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I have used sudo gem install to install a few gems. My question is how do I know where the executable was installed, so I can add it to the path in .bash_profile?

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4 Answers 4

up vote 3 down vote accepted

Ruby "Gems" are not generally applications, most often they are libraries. From the Ruby Gems website

1.1 Really Quick Start Question: I’ve installed RubyGems and I want to install Rails (for example). How do I do that?

Answer:

gem install rails

1.2 What is a Gem?

A gem is a packaged Ruby application or library. It has a name (e.g. rake) and a version (e.g. 0.4.16).

(emphasis mine)

Also, see this information on how to inspect a gem:

2.5 Looking at an installed gem When you run

gem specification  progressbar
# shortcut: gem spec progressbar

you will see all the details of the ’’progressbar’’ gem.

You should consult the documentation which came with the gem, or, post more details so we can assist you more.

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Also if you type: gem list

then you will get a list of all the gems that you have installed. At least that way you can check to see if it installed properly and which ones you currently have installed.

The path to my gems on my Windows PC is:

C:\Ruby192\lib\ruby\gems\1.9.1\gems

Probably the same location/file hierarchy on the Mac as well. (except for that whole "C:/" part ;-)

EDIT

I took the following quote from the page talking about installing Sproutcore. It might help you in figuring out this path issue. Let me know! (I am a n00b when it comes to this stuff. I just starting learning it yesterday! But I found lots of helpful information!)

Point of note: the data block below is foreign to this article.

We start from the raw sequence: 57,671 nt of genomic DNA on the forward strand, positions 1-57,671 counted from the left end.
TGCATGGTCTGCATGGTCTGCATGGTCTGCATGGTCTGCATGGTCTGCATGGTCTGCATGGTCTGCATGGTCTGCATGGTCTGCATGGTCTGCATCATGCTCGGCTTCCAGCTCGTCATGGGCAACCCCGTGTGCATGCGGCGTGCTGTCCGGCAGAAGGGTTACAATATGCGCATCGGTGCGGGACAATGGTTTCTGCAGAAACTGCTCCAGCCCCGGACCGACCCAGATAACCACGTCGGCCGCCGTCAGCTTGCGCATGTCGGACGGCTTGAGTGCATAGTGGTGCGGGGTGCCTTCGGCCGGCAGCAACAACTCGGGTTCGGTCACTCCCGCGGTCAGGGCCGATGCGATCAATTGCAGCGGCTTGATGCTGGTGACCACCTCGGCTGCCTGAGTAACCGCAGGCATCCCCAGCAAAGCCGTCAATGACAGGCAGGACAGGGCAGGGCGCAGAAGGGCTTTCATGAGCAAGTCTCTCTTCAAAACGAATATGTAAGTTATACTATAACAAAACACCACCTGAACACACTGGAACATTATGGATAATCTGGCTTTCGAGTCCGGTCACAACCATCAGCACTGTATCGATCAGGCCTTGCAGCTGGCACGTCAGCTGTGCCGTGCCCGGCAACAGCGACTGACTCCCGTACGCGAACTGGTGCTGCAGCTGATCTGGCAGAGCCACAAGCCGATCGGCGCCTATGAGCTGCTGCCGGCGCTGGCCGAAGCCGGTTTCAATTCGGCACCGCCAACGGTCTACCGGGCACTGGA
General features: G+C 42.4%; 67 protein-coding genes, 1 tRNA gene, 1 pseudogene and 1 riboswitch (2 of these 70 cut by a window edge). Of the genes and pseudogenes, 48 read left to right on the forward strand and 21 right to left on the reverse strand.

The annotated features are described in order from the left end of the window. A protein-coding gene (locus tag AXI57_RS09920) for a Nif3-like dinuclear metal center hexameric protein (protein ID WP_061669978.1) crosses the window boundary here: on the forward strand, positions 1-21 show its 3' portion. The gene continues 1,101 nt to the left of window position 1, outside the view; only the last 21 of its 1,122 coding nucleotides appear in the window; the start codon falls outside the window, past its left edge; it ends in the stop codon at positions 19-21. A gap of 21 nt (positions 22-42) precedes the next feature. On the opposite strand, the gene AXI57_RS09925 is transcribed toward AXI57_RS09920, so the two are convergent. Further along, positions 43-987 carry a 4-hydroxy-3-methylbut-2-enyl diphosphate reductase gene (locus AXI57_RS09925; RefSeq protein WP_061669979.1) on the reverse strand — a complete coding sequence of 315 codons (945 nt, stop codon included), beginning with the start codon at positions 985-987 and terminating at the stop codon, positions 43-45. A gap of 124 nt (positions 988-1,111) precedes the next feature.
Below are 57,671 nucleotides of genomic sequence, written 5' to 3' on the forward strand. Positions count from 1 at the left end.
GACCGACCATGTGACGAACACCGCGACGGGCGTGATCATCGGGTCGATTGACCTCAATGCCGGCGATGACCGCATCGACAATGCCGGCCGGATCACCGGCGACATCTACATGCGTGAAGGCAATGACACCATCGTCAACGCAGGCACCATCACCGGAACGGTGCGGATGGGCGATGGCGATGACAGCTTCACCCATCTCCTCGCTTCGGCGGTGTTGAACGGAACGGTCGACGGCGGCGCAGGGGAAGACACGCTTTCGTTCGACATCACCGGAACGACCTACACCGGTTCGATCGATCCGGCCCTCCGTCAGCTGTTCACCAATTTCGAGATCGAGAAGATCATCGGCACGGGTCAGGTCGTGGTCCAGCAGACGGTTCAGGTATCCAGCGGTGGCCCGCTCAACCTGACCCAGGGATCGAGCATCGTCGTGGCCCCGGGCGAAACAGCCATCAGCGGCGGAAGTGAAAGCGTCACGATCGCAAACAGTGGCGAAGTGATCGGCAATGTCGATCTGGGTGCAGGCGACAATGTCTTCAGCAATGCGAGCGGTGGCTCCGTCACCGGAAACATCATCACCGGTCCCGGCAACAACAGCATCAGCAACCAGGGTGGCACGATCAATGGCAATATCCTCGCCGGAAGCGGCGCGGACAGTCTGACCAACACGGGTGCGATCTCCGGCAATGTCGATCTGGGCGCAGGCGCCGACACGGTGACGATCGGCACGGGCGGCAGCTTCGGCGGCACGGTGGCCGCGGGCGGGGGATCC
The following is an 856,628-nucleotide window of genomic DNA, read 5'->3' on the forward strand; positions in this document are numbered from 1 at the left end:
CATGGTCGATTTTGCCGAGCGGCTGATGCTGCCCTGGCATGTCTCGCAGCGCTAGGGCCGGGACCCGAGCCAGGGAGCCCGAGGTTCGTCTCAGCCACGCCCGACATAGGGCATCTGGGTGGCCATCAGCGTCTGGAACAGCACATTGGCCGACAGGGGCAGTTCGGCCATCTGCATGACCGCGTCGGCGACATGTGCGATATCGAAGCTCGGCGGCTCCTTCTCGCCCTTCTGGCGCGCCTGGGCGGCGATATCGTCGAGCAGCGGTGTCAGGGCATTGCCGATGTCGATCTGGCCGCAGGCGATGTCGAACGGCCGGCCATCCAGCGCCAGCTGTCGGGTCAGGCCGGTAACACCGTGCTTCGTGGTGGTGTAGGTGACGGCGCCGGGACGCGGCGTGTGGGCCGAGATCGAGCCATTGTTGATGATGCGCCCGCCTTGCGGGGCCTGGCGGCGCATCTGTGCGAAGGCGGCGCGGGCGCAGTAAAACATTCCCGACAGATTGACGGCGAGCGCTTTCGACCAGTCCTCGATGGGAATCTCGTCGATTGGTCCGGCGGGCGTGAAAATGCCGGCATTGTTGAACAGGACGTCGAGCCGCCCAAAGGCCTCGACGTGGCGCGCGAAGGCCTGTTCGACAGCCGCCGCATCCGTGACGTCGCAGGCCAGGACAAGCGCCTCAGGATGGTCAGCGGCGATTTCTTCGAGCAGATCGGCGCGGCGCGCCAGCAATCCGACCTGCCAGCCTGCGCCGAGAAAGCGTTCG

http://wiki.sproutcore.com/w/page/12412840/Abbot-Setting%20Up

if you faced a problem during the last part then this probably because the PATH of the gem isn't the default one. You can call the command as

/var/lib/gems/1.8/bin/sc-init HelloWorld cd hello_world sc-server

Or you may reconfigure the path by running the following command

      PATH=/var/lib/gems/1.8/bin
      export PATH

Then rerun sc-init command.

Now visit http://localhost:4020/hello_world to see your handiwork.

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Use the gem env command to display where Gems stores everything.

Greg:~ greg$ gem env
RubyGems Environment:
  - RUBYGEMS VERSION: 1.3.5
  - RUBY VERSION: 1.8.7 (2009-06-12 patchlevel 174) [universal-darwin10.0]
  - INSTALLATION DIRECTORY: /Library/Ruby/Gems/1.8
  - RUBY EXECUTABLE: /System/Library/Frameworks/Ruby.framework/Versions/1.8/usr/bin/ruby
  - EXECUTABLE DIRECTORY: /usr/bin
  - RUBYGEMS PLATFORMS:
    - ruby
    - universal-darwin-10
  - GEM PATHS:
     - /Library/Ruby/Gems/1.8
     - /Users/greg/.gem/ruby/1.8
     - /System/Library/Frameworks/Ruby.framework/Versions/1.8/usr/lib/ruby/gems/1.8
  - GEM CONFIGURATION:
     - :update_sources => true
     - :verbose => true
     - :benchmark => false
     - :backtrace => false
     - :bulk_threshold => 1000
  - REMOTE SOURCES:
     - http://gems.rubyforge.org/

However, to avoid having to use sudo to install gems into the System version of Ruby, I use RVM, which sandboxes all my gems plus any additional versions of Ruby I want to install. I've been using it for a while and love it.

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This was actually the root cause of my problem, I was using RVM. But had not set the appropriate version of ruby in my session. Still learning... –  mxmissile Dec 13 '10 at 16:28
    
Use rvm use 1.9.2 --default to set a particular version of Ruby as your default. Of course you'll want to substitute the version of Ruby you favor if it's different than 1.9.2. –  Greg Dec 13 '10 at 16:31
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I believe that al that is in /usr/bin and similar.

You can always try whereis xxxxx and locate xxxx (after both db’s have been rebuilt via the daily/weekly scripts).

Most of those things go somewhere inside /usr sometimes /usr/local.

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1  
Maybe I'm missing something but type xxxx usually works better for me. –  Robert S Ciaccio Dec 10 '10 at 17:57
    
Huh. Never knew about type before. –  Jason Salaz Dec 10 '10 at 18:15
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